Tom Brady Super Bowl Ad Shows Off Immersive Sports Service Share your comment!

Intel 360 Replay gives fans control over distance and angle they use to watch the Big Game

30 cameras record action

30 cameras record the action – you pick the angle you want

Viewers of this week’s Super Bowl LI will get more than a good view of Patriot’s quarterback Tom Brady throwing and scrambling. They’ll get a look at his morning routine via a commercial from Intel Corp. showing off the abilities of its new Project Alloy virtual-reality headset.

The video, which previewed last month on Intel’s Brady Everyday YouTube channel, shows the Patriots star waking up, brushing his teeth, and racing a pet Boxer to see who gets to eat a fallen pancake before expiration of the five-second rule.

The action is purposely mundane; the innovation it shows is the ability to change angles, zoom in on a subject and control how to view the action, using virtual-reality technology Intel will present in multiple forms.

The core of the tech featured at the game is the Intel 360 Replay system that gives viewers a chance to run their own replays and their own angles on those replays, using data from more than 30 5K cameras placed around the stadium. The 3D picture turns pixels into what Intel calls “voxels:” pixels with volume — that give viewers an immersive experience of the game, according to Intel.

Intel 360 Replay comes from the Intel Sports Group, a sports-focused business unit the company formed after acquiring Replay Technology in March, along with its freeD 3D video technology.

Intel 360 Replay is only one part of the virtual-reality picture for Intel, however. At the Consumer Electronics Show in Las Vegas last month, Intel debuted its Project Alloy VR headset, to generally good reviews.

The headset, which was first announced at Intel’s August, 2016 Developers Conference, is a cordless VR unit that embeds its computing power in the headset rather than a computer. The headset provides a full VR experience with six degrees-of-freedom movement across open space with no cameras external to the headest. Its two fisheye lenses are run by a vision processor Intel plans to upgrade to one by vision-systems-manufacturer Movidius, a recent Intel acquisition, supplemented by Intel RealSense  200 depth sensors, all powered by an Intel CoreM processor.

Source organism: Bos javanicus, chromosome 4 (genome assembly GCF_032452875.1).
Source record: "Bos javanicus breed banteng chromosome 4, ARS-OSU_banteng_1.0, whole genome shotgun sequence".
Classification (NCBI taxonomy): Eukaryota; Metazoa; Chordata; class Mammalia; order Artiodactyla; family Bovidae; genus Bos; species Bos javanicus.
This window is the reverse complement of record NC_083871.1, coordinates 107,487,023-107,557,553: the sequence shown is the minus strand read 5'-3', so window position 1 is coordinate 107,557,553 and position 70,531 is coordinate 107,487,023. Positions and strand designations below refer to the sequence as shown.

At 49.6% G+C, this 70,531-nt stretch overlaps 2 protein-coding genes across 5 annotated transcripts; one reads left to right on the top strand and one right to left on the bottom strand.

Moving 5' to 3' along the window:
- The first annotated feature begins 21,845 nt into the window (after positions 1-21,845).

Project Alloy headset demonstrated by Intel's Craig Raymond

Project Alloy headset demonstrated by Intel’s Craig Raymond

The cameras help an inertial measuring unit handle motion tracking, augmented by RealSense data, providing visual resolution of 1080p to each eye.

Depth sensors and cameras combine to provide an accurate 3D picture of the environment outside the headset – allowing wearers to walk around in an augmented or virtual reality without tripping over a couch they can’t see, for example.


Immersive sports, travel, games and, eventually, IoT

The initial push is to use the headset to offer an immersive experience of the action at sports and entertainment venues by providing a rich, 3D, user-customizable feed to customers with the wish and bandwidth to watch games or concerts while wearing 3D headsets.

Intel calls the result of its 360 Relay “volumetric video” because the 360-degree camera views effectively digitize the volume of space within the stadium, allowing fans to choose the angle and distance from which they want to view the action.

“Our goal is that you could take any sport and through VR pick your seat,” said Intel CEO Brian Krzanich at the company’s virtual-reality presentation at CES 2017.

The Intel Sports Group will market its services to fans, but also to coaches, giving a technical boost to those trying to boost human performance based on both performance data and visual judgement of an athlete’s technique, according to Sports Group head James Carwana, in a January interview in Geekwire.

The company plans to use artificial intelligence and other advanced data analysis tools to help coaches analyze the performance of athletes to improve performance, avoid injury and develop new training methods, Carwana said.

“We aspire to help provide new tools to trainers, coaches, athletic directors, and others so they can prescribe new ways for the athlete or the team to perform the best,” he told Geekwire

Intel intends to expand its VR approach beyond sports into areas like virtual travel to exotic places, virtual on-site inspections of equipment that is difficult to reach in person and virtual work and entertainment experiences of almost any other kind, Krzanich said during CES.

Intel has also announced plans to make its Project Alloy headsets and viewing technology available for gaming as well as games, and incorporate it into a varieity of Internet-of-Things-related projects including drone- and autonomous-vehicle development projects, robotics and a variety of retail applications for remote shopping and just-in-time virtual fitting and custom product manufacturing efforts.

Intel doesn’t plan to ship commercial versions of the headset itself. Instead it will provide the hardware to developers sometime during the second quarter of this year, relying on them to provide both the viewer and the viewing experience.

Those versions should be available during the fourth quarter of this year, according to PCWorld.



Posted on February 1, 2017 by John O'Donnell, Slashdot Media Contributing Editor